A headshot of Waubgeshig Rice

Photo courtesy of Waubgeshig Rice

Waubgeshig Rice

Sudbury

Waubgeshig Rice is an author and journalist from Wasauksing First Nation. His most recent novel, Moon of the Crusted Snow, was published in 2018 and became a national bestseller.

Waubgeshig helps us discover the different faces the city of Sudbury has had over his lifetime.

More about Waubgeshig Rice

Waubgeshig Rice is an author and journalist from Wasauksing First Nation. He has written three fiction titles, and his short stories and essays have been published in numerous anthologies. His most recent novel, Moon of the Crusted Snow, was published in 2018 and became a national bestseller. He graduated from Ryerson University’s journalism program in 2002, and spent most of his journalism career with the Canadian Broadcasting Corporation as a video journalist and radio host. He left CBC in 2020 to focus on his literary career. He lives in Sudbury, Ontario with his wife and two sons.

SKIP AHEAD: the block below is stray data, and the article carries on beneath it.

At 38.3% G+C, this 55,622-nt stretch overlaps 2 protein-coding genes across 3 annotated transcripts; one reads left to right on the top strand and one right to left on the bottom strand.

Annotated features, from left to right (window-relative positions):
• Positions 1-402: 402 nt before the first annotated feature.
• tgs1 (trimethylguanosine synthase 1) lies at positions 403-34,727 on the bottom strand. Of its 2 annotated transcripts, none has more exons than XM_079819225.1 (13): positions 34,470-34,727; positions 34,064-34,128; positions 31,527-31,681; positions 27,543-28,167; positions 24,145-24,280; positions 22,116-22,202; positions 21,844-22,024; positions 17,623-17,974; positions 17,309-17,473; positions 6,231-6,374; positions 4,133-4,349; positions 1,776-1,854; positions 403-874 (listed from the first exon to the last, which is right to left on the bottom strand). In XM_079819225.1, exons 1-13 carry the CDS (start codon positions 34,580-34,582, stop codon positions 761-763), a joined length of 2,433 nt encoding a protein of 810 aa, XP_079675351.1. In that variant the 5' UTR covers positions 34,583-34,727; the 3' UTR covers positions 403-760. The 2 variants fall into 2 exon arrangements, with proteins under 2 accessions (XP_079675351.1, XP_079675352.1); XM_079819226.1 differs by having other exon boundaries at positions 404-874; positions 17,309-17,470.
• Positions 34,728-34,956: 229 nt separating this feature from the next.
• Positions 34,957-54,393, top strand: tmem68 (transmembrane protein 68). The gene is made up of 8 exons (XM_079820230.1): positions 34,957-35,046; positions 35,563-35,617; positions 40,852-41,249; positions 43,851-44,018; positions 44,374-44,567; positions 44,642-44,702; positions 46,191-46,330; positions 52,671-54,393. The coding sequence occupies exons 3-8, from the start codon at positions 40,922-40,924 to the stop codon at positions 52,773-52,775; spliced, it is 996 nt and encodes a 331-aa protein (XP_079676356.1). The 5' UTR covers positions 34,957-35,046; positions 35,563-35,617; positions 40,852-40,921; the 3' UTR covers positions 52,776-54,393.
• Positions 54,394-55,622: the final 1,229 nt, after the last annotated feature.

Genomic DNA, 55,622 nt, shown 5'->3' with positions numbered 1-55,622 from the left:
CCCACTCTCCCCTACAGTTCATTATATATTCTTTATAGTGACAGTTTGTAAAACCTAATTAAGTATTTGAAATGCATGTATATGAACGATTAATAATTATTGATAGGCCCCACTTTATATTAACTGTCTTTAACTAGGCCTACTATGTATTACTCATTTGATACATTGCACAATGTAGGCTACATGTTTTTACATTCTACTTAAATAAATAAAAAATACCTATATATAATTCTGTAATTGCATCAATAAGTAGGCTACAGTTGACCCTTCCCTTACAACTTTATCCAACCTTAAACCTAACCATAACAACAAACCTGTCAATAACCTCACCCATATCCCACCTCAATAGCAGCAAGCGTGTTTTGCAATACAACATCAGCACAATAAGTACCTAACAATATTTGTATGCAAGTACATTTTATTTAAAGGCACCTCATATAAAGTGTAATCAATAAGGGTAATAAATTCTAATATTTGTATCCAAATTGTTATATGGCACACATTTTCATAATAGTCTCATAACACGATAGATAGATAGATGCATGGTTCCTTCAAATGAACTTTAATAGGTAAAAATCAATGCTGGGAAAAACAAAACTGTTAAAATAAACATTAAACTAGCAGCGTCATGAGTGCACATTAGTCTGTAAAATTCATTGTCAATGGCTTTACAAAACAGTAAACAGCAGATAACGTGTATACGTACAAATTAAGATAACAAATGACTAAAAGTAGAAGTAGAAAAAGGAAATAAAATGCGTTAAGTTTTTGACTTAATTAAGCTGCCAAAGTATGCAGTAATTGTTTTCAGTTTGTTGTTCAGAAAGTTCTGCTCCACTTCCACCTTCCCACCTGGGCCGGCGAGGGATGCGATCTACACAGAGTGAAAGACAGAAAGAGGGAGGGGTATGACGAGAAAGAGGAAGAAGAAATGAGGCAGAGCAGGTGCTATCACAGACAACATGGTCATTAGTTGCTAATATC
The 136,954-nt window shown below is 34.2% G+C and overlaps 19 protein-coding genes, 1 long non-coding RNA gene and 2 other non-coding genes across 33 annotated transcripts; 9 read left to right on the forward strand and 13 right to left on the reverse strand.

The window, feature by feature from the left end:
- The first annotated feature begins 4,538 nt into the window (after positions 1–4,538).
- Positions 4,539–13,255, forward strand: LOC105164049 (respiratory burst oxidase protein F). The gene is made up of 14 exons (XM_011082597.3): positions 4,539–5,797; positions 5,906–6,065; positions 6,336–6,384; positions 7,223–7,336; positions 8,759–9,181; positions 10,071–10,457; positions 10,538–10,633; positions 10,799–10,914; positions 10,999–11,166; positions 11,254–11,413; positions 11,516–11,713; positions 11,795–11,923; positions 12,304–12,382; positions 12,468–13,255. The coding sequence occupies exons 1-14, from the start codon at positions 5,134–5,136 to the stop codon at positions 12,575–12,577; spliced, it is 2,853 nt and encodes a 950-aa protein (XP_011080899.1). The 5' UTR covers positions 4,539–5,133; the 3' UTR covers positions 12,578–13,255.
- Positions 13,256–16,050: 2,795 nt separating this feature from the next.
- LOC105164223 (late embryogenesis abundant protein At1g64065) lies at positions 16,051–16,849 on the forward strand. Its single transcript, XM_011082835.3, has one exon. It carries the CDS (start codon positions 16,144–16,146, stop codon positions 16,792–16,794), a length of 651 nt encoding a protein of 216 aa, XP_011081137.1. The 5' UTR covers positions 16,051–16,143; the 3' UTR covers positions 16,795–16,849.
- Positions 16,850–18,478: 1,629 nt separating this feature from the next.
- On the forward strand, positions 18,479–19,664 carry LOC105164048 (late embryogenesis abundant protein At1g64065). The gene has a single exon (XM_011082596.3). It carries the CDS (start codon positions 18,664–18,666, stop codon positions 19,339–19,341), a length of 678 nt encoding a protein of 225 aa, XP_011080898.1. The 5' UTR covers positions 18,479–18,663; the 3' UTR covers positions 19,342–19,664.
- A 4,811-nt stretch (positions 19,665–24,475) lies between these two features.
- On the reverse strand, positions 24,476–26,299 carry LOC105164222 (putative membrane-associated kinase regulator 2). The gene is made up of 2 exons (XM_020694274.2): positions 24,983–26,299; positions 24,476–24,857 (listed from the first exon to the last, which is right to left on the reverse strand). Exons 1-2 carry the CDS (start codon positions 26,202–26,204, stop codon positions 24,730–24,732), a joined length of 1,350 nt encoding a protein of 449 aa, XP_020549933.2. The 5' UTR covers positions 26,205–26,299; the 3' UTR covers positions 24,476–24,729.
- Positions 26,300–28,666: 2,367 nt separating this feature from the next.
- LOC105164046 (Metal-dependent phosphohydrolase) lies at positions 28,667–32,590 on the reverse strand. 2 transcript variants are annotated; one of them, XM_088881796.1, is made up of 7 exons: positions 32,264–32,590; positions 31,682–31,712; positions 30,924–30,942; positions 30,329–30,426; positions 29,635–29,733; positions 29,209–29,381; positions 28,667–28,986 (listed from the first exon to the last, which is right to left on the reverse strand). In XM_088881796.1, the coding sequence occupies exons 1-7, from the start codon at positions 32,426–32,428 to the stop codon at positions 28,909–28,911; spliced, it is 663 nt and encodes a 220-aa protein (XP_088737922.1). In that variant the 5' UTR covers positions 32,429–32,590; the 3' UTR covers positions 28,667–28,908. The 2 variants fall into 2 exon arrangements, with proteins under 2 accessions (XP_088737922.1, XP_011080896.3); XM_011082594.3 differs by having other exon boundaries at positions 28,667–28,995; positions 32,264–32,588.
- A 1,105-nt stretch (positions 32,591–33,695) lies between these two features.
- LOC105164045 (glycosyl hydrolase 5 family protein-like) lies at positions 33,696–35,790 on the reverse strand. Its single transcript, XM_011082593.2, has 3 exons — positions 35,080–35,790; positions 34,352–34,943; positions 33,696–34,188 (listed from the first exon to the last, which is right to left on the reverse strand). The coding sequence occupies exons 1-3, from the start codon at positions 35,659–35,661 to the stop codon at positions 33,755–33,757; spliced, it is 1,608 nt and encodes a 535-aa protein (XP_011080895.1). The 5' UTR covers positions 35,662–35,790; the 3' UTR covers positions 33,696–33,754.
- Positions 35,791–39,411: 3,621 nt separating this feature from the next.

Adrian Sutherland performing onstage with a guitar

Photo courtesy of David McDonald

Adrian Sutherland

Attawapiskat

Adrian Sutherland is from Attawapiskat on the remote James Bay coast. He’s a musician, songwriter, speaker, advocate and the fascinating frontman and founder of roots-rockers Midnight Shine.

Adrian shares how he carries the words and wisdom of his mooshum (grandfather) with him today.

More about Adrian Sutherland